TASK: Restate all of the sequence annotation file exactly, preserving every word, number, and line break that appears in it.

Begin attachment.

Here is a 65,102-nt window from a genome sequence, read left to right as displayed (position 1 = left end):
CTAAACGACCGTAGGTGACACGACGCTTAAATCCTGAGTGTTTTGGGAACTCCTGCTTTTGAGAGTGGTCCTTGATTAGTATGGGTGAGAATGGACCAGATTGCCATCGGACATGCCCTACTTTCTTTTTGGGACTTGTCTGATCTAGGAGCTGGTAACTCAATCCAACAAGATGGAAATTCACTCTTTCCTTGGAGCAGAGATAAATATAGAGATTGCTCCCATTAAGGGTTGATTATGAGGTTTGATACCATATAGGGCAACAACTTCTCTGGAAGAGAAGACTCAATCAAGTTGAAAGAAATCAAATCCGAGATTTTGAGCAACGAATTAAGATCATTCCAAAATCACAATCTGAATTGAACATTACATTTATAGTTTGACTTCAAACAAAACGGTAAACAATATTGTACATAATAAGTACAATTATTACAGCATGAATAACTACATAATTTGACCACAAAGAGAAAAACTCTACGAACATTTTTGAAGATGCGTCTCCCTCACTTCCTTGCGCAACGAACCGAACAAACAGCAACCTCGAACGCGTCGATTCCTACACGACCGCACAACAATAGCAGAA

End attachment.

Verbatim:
Here is a 65,102-nt window from a genome sequence, read left to right as displayed (position 1 = left end):
CTAAACGACCGTAGGTGACACGACGCTTAAATCCTGAGTGTTTTGGGAACTCCTGCTTTTGAGAGTGGTCCTTGATTAGTATGGGTGAGAATGGACCAGATTGCCATCGGACATGCCCTACTTTCTTTTTGGGACTTGTCTGATCTAGGAGCTGGTAACTCAATCCAACAAGATGGAAATTCACTCTTTCCTTGGAGCAGAGATAAATATAGAGATTGCTCCCATTAAGGGTTGATTATGAGGTTTGATACCATATAGGGCAACAACTTCTCTGGAAGAGAAGACTCAATCAAGTTGAAAGAAATCAAATCCGAGATTTTGAGCAACGAATTAAGATCATTCCAAAATCACAATCTGAATTGAACATTACATTTATAGTTTGACTTCAAACAAAACGGTAAACAATATTGTACATAATAAGTACAATTATTACAGCATGAATAACTACATAATTTGACCACAAAGAGAAAAACTCTACGAACATTTTTGAAGATGCGTCTCCCTCACTTCCTTGCGCAACGAACCGAACAAACAGCAACCTCGAACGCGTCGATTCCTACACGACCGCACAACAATAGCAGAA